Common disorders (eg, arthritis, hearing loss) are often overlooked because of their chronic nature or because of difficulties in the patient evaluation (eg, difficulty of obtaining a clean-catch urine specimen for cultures and sensitivities from a resistant patient). Iatrogenic causes, such as diuretics given at bedtime rather than early in the day, a rebound effect from a sedative or hypnotic dose reduction or discontinuation, and paradoxical disinhibiting reactions from benzodiazepine use can also exacerbate agitation.
Thorough evaluation of the patient’s physical condition is essential so that agitation exacerbated by such disorders is not mistakenly attributed entirely to psychiatric illness and treated primarily with psychotropic medication. Table 4 presents some psychiatric conditions that may contribute to agitation.
When it is judged that the patient’s agitation is primarily caused by psychiatric illness, it is important to determine which psychiatric conditions, signs, or symptoms are dominant and to treat accordingly with psychotropic medications. These include typical and atypical antipsychotics, mood stabilizers, sedatives/hypnotics, and nootropic agents.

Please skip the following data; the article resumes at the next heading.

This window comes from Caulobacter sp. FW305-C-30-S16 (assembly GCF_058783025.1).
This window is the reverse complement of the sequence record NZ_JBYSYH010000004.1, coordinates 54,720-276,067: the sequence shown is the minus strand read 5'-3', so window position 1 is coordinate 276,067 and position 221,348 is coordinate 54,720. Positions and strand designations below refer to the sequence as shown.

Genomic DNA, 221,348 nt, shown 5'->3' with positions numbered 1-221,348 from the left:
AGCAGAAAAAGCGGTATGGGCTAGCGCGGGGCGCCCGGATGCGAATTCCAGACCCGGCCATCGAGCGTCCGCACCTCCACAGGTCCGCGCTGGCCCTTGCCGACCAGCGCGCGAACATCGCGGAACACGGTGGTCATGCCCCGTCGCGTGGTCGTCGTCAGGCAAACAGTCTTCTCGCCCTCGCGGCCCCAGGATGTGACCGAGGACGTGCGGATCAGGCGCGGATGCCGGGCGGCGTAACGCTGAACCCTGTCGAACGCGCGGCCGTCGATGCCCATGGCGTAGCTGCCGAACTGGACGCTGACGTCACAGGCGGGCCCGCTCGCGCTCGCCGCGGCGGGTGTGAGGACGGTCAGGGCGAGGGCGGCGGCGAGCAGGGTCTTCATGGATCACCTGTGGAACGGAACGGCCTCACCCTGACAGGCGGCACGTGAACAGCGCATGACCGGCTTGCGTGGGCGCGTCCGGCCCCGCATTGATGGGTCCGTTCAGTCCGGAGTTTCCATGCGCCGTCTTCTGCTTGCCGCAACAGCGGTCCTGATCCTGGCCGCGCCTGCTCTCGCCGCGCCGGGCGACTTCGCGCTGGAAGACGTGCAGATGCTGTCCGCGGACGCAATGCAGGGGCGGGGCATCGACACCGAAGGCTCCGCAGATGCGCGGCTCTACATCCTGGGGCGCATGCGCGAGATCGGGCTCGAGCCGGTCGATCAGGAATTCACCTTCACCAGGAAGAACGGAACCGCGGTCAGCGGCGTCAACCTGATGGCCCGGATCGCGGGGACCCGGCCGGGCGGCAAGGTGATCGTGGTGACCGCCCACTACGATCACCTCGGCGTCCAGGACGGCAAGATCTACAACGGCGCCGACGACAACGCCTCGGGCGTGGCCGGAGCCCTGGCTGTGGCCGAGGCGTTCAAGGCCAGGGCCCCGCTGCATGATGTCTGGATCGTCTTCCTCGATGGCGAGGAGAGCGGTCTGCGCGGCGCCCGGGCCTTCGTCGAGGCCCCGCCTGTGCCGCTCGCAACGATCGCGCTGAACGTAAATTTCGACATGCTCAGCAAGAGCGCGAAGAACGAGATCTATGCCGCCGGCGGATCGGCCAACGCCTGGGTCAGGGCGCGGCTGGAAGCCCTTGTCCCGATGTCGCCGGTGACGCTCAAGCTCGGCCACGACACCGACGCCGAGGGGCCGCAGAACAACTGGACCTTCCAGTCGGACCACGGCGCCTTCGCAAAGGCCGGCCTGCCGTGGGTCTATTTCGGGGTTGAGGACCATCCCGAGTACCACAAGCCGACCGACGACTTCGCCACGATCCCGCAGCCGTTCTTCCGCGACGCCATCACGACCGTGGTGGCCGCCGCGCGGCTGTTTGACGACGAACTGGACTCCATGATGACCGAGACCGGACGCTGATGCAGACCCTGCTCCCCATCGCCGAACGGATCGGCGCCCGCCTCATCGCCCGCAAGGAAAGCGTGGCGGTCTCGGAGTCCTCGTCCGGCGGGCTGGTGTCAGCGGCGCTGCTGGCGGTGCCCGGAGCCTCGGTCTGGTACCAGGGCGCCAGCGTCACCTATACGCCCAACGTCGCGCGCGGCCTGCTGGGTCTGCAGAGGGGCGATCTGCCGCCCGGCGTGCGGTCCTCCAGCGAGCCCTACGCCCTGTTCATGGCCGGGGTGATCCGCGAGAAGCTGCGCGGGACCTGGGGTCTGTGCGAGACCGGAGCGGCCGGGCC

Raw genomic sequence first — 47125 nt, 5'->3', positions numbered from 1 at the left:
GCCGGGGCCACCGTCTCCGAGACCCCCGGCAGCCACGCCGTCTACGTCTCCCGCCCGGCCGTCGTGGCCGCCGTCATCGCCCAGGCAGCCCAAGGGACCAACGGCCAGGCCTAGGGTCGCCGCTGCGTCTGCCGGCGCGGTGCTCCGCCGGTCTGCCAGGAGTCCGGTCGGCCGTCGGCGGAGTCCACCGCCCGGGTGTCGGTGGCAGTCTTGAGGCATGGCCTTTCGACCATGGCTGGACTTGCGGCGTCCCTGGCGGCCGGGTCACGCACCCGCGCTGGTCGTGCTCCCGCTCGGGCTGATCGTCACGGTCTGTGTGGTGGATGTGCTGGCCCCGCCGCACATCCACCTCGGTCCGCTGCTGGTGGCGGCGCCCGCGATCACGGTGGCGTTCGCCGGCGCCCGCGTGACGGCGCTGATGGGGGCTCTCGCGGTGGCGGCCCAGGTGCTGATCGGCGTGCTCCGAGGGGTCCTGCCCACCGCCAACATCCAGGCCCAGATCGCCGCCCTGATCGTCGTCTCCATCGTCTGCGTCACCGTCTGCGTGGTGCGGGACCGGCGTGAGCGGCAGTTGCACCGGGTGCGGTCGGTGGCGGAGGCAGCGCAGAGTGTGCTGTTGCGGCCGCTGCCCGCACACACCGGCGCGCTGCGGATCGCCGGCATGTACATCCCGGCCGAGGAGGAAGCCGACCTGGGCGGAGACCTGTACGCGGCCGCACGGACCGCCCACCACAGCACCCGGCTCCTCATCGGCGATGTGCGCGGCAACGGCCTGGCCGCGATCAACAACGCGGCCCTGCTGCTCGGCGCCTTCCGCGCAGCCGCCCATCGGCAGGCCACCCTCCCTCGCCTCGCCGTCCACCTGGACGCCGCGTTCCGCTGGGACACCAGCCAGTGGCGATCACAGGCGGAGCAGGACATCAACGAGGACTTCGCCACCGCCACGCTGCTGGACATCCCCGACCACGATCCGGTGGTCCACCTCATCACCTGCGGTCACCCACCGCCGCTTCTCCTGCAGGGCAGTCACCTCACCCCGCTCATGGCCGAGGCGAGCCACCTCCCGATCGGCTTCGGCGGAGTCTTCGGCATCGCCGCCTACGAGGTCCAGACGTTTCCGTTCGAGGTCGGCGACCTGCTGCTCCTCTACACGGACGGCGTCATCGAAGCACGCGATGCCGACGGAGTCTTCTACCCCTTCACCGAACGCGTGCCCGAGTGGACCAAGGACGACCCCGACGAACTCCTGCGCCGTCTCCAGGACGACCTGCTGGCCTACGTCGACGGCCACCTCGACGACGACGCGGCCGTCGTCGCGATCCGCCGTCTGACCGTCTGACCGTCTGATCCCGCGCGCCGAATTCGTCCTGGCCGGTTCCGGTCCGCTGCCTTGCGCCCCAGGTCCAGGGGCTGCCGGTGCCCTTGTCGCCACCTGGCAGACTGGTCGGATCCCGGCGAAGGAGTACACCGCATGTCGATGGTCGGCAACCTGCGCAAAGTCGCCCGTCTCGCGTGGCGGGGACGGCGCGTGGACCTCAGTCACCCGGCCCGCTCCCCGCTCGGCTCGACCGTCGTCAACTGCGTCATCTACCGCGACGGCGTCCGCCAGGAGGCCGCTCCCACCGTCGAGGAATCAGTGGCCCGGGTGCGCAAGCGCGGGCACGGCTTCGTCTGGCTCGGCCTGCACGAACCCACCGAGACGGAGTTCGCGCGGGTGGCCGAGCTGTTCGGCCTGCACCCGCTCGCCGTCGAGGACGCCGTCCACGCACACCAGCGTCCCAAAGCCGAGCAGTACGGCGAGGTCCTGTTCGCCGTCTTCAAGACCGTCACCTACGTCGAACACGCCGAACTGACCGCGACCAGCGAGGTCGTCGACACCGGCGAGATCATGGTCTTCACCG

Most of the nonpharmacological treatment interventions were developed for older adults with agitation and cognitive impairment or dementia. A great deal of research is still needed to evaluate these therapies more fully in combination with other therapies and in comparison with placebo or other active treatments.
Music therapy is the “clinical and evidence-based use of music interventions to accomplish individualized goals within a therapeutic relationship by a credentialed professional who has completed an approved music therapy program.”1 Although music therapy reduces overall agitation to a greater degree than no intervention, individualized or preferred music seems to offer greater benefit than general calming or “relaxation” music in patients with dementia.2-6 The long-term benefits of this intervention remain unclear; one study found short-term improvements in agitation but no significant differences in outcomes between music therapy and standard nursing home care groups over the course of a year.7